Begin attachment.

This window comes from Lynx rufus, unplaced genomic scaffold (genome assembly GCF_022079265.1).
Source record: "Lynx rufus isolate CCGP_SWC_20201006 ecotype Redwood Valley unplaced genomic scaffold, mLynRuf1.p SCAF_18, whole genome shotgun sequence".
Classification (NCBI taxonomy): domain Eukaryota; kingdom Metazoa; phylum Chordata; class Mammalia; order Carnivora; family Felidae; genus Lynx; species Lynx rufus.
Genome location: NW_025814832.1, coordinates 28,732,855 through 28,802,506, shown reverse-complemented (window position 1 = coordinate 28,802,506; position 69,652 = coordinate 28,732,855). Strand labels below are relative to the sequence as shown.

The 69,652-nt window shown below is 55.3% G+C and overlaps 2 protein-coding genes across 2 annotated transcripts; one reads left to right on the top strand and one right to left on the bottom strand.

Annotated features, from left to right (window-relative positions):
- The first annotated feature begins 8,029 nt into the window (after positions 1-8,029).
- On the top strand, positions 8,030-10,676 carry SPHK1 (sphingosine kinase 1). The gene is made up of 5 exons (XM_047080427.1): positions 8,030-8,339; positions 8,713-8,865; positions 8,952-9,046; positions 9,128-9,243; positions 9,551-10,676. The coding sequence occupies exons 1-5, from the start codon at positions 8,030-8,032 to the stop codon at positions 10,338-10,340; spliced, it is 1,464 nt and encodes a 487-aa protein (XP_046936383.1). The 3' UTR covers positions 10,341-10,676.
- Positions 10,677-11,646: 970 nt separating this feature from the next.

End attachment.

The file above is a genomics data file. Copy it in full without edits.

This window comes from Lynx rufus, unplaced genomic scaffold (genome assembly GCF_022079265.1).
Source record: "Lynx rufus isolate CCGP_SWC_20201006 ecotype Redwood Valley unplaced genomic scaffold, mLynRuf1.p SCAF_18, whole genome shotgun sequence".
Classification (NCBI taxonomy): domain Eukaryota; kingdom Metazoa; phylum Chordata; class Mammalia; order Carnivora; family Felidae; genus Lynx; species Lynx rufus.
Genome location: NW_025814832.1, coordinates 28,732,855 through 28,802,506, shown reverse-complemented (window position 1 = coordinate 28,802,506; position 69,652 = coordinate 28,732,855). Strand labels below are relative to the sequence as shown.

The 69,652-nt window shown below is 55.3% G+C and overlaps 2 protein-coding genes across 2 annotated transcripts; one reads left to right on the top strand and one right to left on the bottom strand.

Annotated features, from left to right (window-relative positions):
- The first annotated feature begins 8,029 nt into the window (after positions 1-8,029).
- On the top strand, positions 8,030-10,676 carry SPHK1 (sphingosine kinase 1). The gene is made up of 5 exons (XM_047080427.1): positions 8,030-8,339; positions 8,713-8,865; positions 8,952-9,046; positions 9,128-9,243; positions 9,551-10,676. The coding sequence occupies exons 1-5, from the start codon at positions 8,030-8,032 to the stop codon at positions 10,338-10,340; spliced, it is 1,464 nt and encodes a 487-aa protein (XP_046936383.1). The 3' UTR covers positions 10,341-10,676.
- Positions 10,677-11,646: 970 nt separating this feature from the next.